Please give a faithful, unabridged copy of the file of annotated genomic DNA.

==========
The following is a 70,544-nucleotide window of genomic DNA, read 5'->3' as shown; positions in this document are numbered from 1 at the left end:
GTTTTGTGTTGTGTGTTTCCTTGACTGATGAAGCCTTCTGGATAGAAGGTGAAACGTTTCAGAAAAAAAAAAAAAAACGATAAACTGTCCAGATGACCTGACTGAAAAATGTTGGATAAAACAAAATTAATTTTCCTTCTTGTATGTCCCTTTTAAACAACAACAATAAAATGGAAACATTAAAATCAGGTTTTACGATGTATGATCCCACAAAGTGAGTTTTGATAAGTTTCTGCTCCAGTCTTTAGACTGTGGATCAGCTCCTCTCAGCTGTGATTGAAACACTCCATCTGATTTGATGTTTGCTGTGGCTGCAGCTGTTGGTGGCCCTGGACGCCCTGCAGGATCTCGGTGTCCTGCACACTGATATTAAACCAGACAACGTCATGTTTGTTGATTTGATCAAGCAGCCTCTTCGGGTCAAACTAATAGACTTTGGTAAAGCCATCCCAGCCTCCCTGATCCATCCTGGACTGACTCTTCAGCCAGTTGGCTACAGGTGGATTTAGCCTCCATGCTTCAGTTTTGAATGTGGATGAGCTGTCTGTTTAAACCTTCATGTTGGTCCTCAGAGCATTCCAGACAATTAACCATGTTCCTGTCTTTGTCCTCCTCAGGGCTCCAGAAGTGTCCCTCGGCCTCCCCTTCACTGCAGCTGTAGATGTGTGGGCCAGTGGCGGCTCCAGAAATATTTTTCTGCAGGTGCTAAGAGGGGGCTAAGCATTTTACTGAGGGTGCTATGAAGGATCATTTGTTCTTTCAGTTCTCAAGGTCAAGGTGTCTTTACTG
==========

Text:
The following is a 70,544-nucleotide window of genomic DNA, read 5'->3' as shown; positions in this document are numbered from 1 at the left end:
GTTTTGTGTTGTGTGTTTCCTTGACTGATGAAGCCTTCTGGATAGAAGGTGAAACGTTTCAGAAAAAAAAAAAAAAACGATAAACTGTCCAGATGACCTGACTGAAAAATGTTGGATAAAACAAAATTAATTTTCCTTCTTGTATGTCCCTTTTAAACAACAACAATAAAATGGAAACATTAAAATCAGGTTTTACGATGTATGATCCCACAAAGTGAGTTTTGATAAGTTTCTGCTCCAGTCTTTAGACTGTGGATCAGCTCCTCTCAGCTGTGATTGAAACACTCCATCTGATTTGATGTTTGCTGTGGCTGCAGCTGTTGGTGGCCCTGGACGCCCTGCAGGATCTCGGTGTCCTGCACACTGATATTAAACCAGACAACGTCATGTTTGTTGATTTGATCAAGCAGCCTCTTCGGGTCAAACTAATAGACTTTGGTAAAGCCATCCCAGCCTCCCTGATCCATCCTGGACTGACTCTTCAGCCAGTTGGCTACAGGTGGATTTAGCCTCCATGCTTCAGTTTTGAATGTGGATGAGCTGTCTGTTTAAACCTTCATGTTGGTCCTCAGAGCATTCCAGACAATTAACCATGTTCCTGTCTTTGTCCTCCTCAGGGCTCCAGAAGTGTCCCTCGGCCTCCCCTTCACTGCAGCTGTAGATGTGTGGGCCAGTGGCGGCTCCAGAAATATTTTTCTGCAGGTGCTAAGAGGGGGCTAAGCATTTTACTGAGGGTGCTATGAAGGATCATTTGTTCTTTCAGTTCTCAAGGTCAAGGTGTCTTTACTG